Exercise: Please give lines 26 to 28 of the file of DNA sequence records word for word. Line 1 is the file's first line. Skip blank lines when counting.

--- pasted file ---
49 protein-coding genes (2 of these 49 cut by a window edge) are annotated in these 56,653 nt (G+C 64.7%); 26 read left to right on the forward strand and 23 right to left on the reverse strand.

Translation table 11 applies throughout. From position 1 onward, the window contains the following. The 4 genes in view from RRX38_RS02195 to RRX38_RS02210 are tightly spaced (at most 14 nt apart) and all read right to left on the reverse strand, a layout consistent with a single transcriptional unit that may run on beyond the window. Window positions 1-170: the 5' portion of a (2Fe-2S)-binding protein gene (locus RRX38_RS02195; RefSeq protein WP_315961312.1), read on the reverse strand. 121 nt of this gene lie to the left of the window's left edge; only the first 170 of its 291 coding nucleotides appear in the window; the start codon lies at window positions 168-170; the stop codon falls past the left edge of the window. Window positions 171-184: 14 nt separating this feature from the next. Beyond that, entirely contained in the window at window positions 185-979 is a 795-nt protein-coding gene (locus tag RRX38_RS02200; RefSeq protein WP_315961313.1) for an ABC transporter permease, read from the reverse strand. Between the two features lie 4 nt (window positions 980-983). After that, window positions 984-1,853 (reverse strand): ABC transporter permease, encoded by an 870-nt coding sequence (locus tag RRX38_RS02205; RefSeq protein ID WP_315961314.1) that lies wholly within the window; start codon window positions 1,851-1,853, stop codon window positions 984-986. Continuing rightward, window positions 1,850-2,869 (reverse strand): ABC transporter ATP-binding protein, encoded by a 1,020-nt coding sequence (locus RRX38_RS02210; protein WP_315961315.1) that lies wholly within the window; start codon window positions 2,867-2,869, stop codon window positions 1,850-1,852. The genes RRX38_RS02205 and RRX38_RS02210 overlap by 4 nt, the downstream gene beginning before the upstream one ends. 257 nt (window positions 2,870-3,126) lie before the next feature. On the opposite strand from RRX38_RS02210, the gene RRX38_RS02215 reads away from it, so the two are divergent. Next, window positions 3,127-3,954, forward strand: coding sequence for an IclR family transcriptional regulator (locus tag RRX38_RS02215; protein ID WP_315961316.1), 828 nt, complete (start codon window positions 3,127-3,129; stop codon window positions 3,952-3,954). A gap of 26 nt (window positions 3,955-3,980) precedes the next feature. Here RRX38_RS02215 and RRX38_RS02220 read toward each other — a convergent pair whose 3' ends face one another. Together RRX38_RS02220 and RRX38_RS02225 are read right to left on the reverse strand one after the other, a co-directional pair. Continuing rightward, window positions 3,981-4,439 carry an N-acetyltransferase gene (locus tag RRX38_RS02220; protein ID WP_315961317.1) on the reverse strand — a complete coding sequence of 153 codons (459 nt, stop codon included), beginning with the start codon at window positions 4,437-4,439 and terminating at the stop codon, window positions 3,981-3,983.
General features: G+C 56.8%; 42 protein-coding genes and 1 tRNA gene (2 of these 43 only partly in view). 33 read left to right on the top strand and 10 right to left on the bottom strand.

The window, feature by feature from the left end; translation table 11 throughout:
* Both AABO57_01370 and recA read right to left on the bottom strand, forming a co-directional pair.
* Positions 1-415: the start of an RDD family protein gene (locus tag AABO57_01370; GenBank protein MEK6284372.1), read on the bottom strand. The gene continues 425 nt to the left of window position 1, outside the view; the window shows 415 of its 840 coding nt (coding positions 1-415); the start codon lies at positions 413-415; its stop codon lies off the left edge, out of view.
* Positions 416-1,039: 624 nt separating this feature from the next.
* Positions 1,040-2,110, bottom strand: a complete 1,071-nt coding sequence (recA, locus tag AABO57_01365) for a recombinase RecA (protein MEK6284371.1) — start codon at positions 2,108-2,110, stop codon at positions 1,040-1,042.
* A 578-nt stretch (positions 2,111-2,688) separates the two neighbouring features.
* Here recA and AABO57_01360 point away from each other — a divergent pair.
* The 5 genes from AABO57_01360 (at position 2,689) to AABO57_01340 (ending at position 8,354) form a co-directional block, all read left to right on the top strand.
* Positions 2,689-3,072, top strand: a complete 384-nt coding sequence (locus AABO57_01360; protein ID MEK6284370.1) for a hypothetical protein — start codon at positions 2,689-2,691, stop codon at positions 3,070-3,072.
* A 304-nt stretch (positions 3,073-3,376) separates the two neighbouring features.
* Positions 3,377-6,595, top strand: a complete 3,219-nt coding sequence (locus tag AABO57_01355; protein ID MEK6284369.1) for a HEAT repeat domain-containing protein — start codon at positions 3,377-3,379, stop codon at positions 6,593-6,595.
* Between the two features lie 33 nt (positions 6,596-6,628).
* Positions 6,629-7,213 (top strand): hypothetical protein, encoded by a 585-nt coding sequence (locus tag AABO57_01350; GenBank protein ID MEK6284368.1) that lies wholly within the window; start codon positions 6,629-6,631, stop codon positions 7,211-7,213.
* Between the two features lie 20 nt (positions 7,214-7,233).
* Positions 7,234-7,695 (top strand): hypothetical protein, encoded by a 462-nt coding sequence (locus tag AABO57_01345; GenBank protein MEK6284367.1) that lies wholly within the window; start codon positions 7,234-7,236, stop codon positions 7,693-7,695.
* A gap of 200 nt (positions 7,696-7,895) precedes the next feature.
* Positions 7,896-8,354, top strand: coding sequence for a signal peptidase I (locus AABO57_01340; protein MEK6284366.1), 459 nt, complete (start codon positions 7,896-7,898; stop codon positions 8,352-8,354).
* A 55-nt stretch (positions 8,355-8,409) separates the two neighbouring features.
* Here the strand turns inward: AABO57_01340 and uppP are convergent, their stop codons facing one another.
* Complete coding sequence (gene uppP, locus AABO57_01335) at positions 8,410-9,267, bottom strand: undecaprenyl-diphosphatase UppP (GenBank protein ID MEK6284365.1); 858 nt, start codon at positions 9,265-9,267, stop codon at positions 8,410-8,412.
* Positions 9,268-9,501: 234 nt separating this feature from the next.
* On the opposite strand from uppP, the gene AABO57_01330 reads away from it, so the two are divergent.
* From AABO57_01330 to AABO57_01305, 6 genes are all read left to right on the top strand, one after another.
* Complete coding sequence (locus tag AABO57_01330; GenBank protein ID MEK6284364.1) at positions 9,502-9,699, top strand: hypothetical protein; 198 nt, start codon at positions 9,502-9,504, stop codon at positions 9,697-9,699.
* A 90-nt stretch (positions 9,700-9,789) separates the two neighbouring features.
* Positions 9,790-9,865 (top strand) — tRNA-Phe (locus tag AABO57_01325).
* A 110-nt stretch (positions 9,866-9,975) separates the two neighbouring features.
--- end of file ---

* From AABO57_01330 to AABO57_01305, 6 genes are all read left to right on the top strand, one after another.
* Complete coding sequence (locus tag AABO57_01330; GenBank protein ID MEK6284364.1) at positions 9,502-9,699, top strand: hypothetical protein; 198 nt, start codon at positions 9,502-9,504, stop codon at positions 9,697-9,699.
* A 90-nt stretch (positions 9,700-9,789) separates the two neighbouring features.